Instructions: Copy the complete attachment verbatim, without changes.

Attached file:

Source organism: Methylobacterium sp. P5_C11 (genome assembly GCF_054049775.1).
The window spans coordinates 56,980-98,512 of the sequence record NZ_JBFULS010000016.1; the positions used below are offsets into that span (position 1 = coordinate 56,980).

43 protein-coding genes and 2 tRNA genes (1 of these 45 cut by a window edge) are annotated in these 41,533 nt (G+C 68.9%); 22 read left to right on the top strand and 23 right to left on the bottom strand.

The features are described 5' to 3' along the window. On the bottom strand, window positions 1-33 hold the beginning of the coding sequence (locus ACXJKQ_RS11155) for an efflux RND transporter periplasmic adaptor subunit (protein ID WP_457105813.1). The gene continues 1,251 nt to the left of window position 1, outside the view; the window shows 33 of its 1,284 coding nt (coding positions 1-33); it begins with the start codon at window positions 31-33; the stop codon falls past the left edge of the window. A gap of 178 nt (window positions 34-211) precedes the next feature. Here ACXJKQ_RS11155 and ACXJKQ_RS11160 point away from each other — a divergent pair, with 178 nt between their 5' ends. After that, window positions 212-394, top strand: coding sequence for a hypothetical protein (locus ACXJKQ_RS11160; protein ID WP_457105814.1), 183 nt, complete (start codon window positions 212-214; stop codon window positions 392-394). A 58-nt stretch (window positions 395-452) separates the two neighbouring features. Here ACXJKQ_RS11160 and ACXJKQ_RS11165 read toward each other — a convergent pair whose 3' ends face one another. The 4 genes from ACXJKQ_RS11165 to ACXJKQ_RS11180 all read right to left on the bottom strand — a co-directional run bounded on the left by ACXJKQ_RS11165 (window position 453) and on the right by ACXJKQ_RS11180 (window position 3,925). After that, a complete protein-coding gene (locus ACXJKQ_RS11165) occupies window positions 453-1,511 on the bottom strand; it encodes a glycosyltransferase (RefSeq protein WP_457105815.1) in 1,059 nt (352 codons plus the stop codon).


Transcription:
Source organism: Methylobacterium sp. P5_C11 (genome assembly GCF_054049775.1).
The window spans coordinates 56,980-98,512 of the sequence record NZ_JBFULS010000016.1; the positions used below are offsets into that span (position 1 = coordinate 56,980).

43 protein-coding genes and 2 tRNA genes (1 of these 45 cut by a window edge) are annotated in these 41,533 nt (G+C 68.9%); 22 read left to right on the top strand and 23 right to left on the bottom strand.

The features are described 5' to 3' along the window. On the bottom strand, window positions 1-33 hold the beginning of the coding sequence (locus ACXJKQ_RS11155) for an efflux RND transporter periplasmic adaptor subunit (protein ID WP_457105813.1). The gene continues 1,251 nt to the left of window position 1, outside the view; the window shows 33 of its 1,284 coding nt (coding positions 1-33); it begins with the start codon at window positions 31-33; the stop codon falls past the left edge of the window. A gap of 178 nt (window positions 34-211) precedes the next feature. Here ACXJKQ_RS11155 and ACXJKQ_RS11160 point away from each other — a divergent pair, with 178 nt between their 5' ends. After that, window positions 212-394, top strand: coding sequence for a hypothetical protein (locus ACXJKQ_RS11160; protein ID WP_457105814.1), 183 nt, complete (start codon window positions 212-214; stop codon window positions 392-394). A 58-nt stretch (window positions 395-452) separates the two neighbouring features. Here ACXJKQ_RS11160 and ACXJKQ_RS11165 read toward each other — a convergent pair whose 3' ends face one another. The 4 genes from ACXJKQ_RS11165 to ACXJKQ_RS11180 all read right to left on the bottom strand — a co-directional run bounded on the left by ACXJKQ_RS11165 (window position 453) and on the right by ACXJKQ_RS11180 (window position 3,925). After that, a complete protein-coding gene (locus ACXJKQ_RS11165) occupies window positions 453-1,511 on the bottom strand; it encodes a glycosyltransferase (RefSeq protein WP_457105815.1) in 1,059 nt (352 codons plus the stop codon).